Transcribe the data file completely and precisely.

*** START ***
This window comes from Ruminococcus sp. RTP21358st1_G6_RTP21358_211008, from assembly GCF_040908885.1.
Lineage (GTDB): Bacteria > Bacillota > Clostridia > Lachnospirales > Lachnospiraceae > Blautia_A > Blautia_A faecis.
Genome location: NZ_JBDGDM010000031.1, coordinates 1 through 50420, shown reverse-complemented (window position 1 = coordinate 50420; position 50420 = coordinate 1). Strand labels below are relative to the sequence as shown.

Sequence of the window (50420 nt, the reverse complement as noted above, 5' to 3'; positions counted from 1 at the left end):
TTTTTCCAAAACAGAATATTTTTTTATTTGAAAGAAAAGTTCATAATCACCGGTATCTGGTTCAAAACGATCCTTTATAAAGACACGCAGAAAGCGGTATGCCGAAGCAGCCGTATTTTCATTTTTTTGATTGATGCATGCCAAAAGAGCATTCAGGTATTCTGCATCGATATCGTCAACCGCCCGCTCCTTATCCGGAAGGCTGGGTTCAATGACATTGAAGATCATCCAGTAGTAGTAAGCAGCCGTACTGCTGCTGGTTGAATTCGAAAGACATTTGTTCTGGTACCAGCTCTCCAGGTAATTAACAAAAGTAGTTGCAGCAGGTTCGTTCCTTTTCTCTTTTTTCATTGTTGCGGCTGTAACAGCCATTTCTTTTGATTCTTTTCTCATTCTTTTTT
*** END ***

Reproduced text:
This window comes from Ruminococcus sp. RTP21358st1_G6_RTP21358_211008, from assembly GCF_040908885.1.
Lineage (GTDB): Bacteria > Bacillota > Clostridia > Lachnospirales > Lachnospiraceae > Blautia_A > Blautia_A faecis.
Genome location: NZ_JBDGDM010000031.1, coordinates 1 through 50420, shown reverse-complemented (window position 1 = coordinate 50420; position 50420 = coordinate 1). Strand labels below are relative to the sequence as shown.

Sequence of the window (50420 nt, the reverse complement as noted above, 5' to 3'; positions counted from 1 at the left end):
TTTTTCCAAAACAGAATATTTTTTTATTTGAAAGAAAAGTTCATAATCACCGGTATCTGGTTCAAAACGATCCTTTATAAAGACACGCAGAAAGCGGTATGCCGAAGCAGCCGTATTTTCATTTTTTTGATTGATGCATGCCAAAAGAGCATTCAGGTATTCTGCATCGATATCGTCAACCGCCCGCTCCTTATCCGGAAGGCTGGGTTCAATGACATTGAAGATCATCCAGTAGTAGTAAGCAGCCGTACTGCTGCTGGTTGAATTCGAAAGACATTTGTTCTGGTACCAGCTCTCCAGGTAATTAACAAAAGTAGTTGCAGCAGGTTCGTTCCTTTTCTCTTTTTTCATTGTTGCGGCTGTAACAGCCATTTCTTTTGATTCTTTTCTCATTCTTTTTT